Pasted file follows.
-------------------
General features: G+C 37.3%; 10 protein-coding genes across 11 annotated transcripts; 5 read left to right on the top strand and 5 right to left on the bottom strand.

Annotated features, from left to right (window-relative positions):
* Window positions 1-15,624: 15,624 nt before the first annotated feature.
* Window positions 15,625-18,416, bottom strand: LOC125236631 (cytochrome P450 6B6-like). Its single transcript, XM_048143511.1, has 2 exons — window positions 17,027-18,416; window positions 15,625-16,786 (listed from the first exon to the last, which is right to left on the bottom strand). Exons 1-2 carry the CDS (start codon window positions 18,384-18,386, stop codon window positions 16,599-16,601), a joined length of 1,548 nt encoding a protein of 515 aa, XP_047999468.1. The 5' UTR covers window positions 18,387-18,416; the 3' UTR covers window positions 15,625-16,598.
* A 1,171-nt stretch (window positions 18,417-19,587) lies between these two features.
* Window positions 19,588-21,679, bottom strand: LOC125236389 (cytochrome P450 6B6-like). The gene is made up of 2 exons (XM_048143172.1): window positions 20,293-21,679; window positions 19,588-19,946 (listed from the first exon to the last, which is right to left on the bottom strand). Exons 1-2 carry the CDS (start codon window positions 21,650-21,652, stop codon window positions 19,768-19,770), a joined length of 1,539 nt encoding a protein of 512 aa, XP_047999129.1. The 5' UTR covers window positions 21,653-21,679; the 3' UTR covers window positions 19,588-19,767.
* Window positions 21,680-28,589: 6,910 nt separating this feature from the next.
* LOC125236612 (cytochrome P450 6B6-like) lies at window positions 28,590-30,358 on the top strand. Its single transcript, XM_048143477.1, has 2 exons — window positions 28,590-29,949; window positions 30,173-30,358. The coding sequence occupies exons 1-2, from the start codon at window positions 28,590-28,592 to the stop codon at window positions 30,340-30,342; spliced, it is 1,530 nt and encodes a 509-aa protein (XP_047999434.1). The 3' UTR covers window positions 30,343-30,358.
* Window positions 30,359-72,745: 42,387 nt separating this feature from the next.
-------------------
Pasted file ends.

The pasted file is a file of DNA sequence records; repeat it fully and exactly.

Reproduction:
General features: G+C 37.3%; 10 protein-coding genes across 11 annotated transcripts; 5 read left to right on the top strand and 5 right to left on the bottom strand.

Annotated features, from left to right (window-relative positions):
* Window positions 1-15,624: 15,624 nt before the first annotated feature.
* Window positions 15,625-18,416, bottom strand: LOC125236631 (cytochrome P450 6B6-like). Its single transcript, XM_048143511.1, has 2 exons — window positions 17,027-18,416; window positions 15,625-16,786 (listed from the first exon to the last, which is right to left on the bottom strand). Exons 1-2 carry the CDS (start codon window positions 18,384-18,386, stop codon window positions 16,599-16,601), a joined length of 1,548 nt encoding a protein of 515 aa, XP_047999468.1. The 5' UTR covers window positions 18,387-18,416; the 3' UTR covers window positions 15,625-16,598.
* A 1,171-nt stretch (window positions 18,417-19,587) lies between these two features.
* Window positions 19,588-21,679, bottom strand: LOC125236389 (cytochrome P450 6B6-like). The gene is made up of 2 exons (XM_048143172.1): window positions 20,293-21,679; window positions 19,588-19,946 (listed from the first exon to the last, which is right to left on the bottom strand). Exons 1-2 carry the CDS (start codon window positions 21,650-21,652, stop codon window positions 19,768-19,770), a joined length of 1,539 nt encoding a protein of 512 aa, XP_047999129.1. The 5' UTR covers window positions 21,653-21,679; the 3' UTR covers window positions 19,588-19,767.
* Window positions 21,680-28,589: 6,910 nt separating this feature from the next.
* LOC125236612 (cytochrome P450 6B6-like) lies at window positions 28,590-30,358 on the top strand. Its single transcript, XM_048143477.1, has 2 exons — window positions 28,590-29,949; window positions 30,173-30,358. The coding sequence occupies exons 1-2, from the start codon at window positions 28,590-28,592 to the stop codon at window positions 30,340-30,342; spliced, it is 1,530 nt and encodes a 509-aa protein (XP_047999434.1). The 3' UTR covers window positions 30,343-30,358.
* Window positions 30,359-72,745: 42,387 nt separating this feature from the next.